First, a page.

Sunday, 1 December 2013

At Home With George Clarke


Man with a mission

Television was the last thing on architect George Clarke’s mind when he was starting out, but he took to it with gusto and his clear passion for good design and quality homes has made a winning champion for empty homes, but as he tells Mark Cantrell in this article from 2012, solving the housing crisis will take nothing less than a radical overhaul of the entire system

From an early age, George Clarke aspired to become an architect but by his own admission he kind of fell into television; he’s never looked back, however, and his presence on prime-time telly has served to add clout to themes that are close to his heart.

In a sense, it all started back on the building sites of his childhood in Sunderland. “My grandfathers were both builders so when I was a kid I used to be on building sites a lot, during school holidays and weekends, always helping out,” Clarke said. “At the same time, I had a huge passion for drawing. My granddads said from the earliest age I’d just sit there drawing for ages and ages. Then I tended to start drawing buildings. I spent so much time around them so I sketched them a lot. And it just moved on from there.


“I didn’t really know what an architect was when I was seven or eight years old; once I started getting to 10, 11, 12 and started reading books about buildings, architecture was the only thing that I wanted to do. I had a huge passion for buildings on every level, the way they were built, the way they were designed, and I just enjoyed reading about them. I remember, really, being about 12 years old, thinking I want to be an architect, and never wavered from it for a second.”

That unwavering commitment took him to the university of Newcastle and then university College London, where he studied architecture. By 2000 he was working his dream, having established his first practice, Clarke: Desai, with business partner Bobby Desai. Television was the last thing on his mind.

“I just stumbled into it. I literally just stumbled in,” he said. At the time, alongside running his practice, he was teaching at Newcastle University as a visiting architect and tutor, he was also writing a book. “I didn’t realise that it was a broadcasting agent as well as a literary agent. And so I signed for them on a Thursday afternoon and on the Monday morning she called me and asked had I ever thought about television?”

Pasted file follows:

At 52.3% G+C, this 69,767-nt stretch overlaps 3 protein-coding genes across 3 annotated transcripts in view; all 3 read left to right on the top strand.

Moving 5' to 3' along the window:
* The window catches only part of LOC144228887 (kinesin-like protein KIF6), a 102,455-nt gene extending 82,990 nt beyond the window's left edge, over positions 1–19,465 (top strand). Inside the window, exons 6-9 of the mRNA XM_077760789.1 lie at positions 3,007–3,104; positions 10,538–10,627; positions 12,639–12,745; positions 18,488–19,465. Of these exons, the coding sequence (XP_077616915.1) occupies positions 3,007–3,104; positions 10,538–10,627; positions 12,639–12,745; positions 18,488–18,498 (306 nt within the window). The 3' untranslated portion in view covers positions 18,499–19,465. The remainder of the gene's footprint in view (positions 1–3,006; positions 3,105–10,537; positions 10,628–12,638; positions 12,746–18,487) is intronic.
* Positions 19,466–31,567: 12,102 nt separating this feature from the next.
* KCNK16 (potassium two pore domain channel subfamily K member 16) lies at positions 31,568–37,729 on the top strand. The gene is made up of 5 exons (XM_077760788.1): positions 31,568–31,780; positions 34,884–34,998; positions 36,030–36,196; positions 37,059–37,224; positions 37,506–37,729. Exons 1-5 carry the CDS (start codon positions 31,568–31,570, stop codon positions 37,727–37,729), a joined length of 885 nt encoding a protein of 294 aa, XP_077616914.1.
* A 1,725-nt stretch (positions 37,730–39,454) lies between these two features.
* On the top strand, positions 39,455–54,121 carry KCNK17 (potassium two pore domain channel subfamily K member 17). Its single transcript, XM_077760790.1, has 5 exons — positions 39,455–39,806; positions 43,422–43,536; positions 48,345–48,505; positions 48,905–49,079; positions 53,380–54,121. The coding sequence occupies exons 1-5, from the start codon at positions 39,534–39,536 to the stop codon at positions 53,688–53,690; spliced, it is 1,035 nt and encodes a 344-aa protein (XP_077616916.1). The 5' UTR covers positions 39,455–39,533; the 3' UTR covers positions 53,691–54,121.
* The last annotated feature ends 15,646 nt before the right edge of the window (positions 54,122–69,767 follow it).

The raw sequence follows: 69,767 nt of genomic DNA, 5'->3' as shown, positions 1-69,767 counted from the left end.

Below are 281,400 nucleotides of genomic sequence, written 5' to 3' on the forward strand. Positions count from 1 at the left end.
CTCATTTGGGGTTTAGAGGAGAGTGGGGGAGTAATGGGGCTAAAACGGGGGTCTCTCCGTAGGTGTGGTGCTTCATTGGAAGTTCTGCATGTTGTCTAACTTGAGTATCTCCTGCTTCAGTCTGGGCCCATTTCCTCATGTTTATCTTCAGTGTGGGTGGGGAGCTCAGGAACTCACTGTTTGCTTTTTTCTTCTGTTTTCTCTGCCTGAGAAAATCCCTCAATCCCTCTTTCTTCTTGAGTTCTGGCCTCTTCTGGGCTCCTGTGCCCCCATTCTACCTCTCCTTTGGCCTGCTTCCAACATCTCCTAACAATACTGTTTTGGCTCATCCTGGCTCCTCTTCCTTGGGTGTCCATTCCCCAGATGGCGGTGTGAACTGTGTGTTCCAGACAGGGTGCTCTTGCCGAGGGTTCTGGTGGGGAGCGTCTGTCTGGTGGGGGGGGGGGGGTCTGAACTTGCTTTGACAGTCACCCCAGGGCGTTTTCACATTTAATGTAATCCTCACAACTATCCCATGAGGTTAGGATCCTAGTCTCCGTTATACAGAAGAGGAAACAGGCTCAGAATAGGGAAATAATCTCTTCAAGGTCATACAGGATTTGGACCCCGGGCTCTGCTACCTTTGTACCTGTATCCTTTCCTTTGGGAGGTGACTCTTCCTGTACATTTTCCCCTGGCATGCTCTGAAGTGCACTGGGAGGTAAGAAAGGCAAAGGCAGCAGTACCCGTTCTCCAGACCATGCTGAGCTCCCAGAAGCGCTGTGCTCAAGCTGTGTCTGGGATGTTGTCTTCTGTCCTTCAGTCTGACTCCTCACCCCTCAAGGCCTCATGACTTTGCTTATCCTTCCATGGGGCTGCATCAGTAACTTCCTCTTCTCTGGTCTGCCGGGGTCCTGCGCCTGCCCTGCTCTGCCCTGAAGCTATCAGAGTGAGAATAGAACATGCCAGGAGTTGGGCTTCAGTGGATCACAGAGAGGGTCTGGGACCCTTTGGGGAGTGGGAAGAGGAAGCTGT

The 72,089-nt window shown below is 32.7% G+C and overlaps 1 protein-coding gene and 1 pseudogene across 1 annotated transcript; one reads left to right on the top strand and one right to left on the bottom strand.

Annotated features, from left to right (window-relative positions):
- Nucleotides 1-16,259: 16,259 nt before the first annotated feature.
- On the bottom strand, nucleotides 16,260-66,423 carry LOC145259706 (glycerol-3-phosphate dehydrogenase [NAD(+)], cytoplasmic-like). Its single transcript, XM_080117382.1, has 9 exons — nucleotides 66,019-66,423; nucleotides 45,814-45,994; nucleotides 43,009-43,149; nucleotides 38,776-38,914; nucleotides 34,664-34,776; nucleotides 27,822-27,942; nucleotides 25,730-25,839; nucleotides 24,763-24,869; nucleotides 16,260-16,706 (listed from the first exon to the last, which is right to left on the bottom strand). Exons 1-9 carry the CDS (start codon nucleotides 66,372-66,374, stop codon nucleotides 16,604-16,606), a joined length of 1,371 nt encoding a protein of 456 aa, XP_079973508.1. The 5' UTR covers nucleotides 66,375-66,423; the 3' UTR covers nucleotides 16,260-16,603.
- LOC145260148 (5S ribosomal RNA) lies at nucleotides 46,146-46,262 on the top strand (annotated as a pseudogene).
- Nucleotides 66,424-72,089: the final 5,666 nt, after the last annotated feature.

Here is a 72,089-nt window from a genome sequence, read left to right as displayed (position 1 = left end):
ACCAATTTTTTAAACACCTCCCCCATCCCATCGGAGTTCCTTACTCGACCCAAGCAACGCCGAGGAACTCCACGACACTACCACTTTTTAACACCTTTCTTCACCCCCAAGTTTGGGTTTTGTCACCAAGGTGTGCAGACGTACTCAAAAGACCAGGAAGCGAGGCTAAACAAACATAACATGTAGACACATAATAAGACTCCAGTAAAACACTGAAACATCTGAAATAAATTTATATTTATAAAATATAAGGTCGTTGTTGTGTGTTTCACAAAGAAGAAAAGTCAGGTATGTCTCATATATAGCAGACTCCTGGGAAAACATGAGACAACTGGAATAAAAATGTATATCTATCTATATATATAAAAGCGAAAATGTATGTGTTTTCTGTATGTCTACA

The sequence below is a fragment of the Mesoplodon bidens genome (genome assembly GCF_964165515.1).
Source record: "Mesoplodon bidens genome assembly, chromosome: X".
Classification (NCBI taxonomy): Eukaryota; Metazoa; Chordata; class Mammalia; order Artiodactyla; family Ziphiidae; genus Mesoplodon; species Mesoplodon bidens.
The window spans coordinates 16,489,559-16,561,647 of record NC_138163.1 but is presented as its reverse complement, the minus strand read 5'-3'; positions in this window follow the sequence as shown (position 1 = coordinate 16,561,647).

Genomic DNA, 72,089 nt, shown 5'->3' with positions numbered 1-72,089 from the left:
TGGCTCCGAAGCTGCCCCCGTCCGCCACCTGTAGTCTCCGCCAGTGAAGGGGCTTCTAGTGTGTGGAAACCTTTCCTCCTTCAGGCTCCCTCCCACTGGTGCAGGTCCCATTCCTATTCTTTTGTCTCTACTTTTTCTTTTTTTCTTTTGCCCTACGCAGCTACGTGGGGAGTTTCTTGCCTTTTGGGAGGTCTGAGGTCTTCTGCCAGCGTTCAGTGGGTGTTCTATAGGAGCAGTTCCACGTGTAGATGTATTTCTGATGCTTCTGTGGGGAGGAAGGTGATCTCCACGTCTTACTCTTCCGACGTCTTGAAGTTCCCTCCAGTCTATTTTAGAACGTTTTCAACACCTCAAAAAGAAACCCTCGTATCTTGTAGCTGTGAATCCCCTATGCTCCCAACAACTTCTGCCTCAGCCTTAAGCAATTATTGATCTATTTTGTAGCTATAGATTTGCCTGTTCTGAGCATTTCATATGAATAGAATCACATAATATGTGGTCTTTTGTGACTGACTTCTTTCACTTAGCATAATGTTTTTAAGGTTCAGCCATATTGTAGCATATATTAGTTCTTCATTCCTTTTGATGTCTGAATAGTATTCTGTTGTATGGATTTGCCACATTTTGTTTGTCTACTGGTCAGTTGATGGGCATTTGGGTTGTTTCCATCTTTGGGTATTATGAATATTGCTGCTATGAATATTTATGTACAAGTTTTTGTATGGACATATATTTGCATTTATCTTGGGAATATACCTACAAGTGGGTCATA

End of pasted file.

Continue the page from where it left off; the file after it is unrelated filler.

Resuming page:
The agent pitched the idea and sold him on the screen test; he went along and subsequently got the job. “So literally between the Thursday afternoon and the following Tuesday, it kind of changed everything really,” he said.

He’s been on air now since 2003, first with Channel 5 – ‘Build A New Life’ – and then with Channel 4 where he’s since become the “face of architecture”. His show reel includes ‘Property Dreams’ (2004, C5), ‘Dream Home Abroad’ (2005, C5), ‘Build A New Life In The Country’ (2005-2007, C5). For Channel 4 he’s made ‘The Homes Show’ and ‘The Restoration Man’; all told they convey his infectious enthusiasm for architecture, for buildings, for homes, and the tremendous impact they can have on our lives.

But it was ‘The Empty Homes Show’, aired in December last year, that proved Clarke’s ‘call to arms’ – and one that was answered beyond even his wildest dreams.

“When you make something like that you always worry that when it comes to something political, if you like, that the public might not buy into it, but luckily they did,” he said. “In the first week, we had 100,000 people sign up for the petition. Thousands and thousands of people used the Empty Homes app to report empty homes. The Government very quickly woke up to what I was saying.”

Indeed, in April he was asked to serve as the Government’s empty homes advisor. “Basically, I ’m sent around the country to work with different councils and different areas to try and help them bring empty homes back into use and try and minimise the amount of demolition that’s happening,” he explained. “The Government’s phrase is that I ’m there to challenge [them] regarding their housing policies and also to challenge councils to think differently about how we deal with our old housing stock.”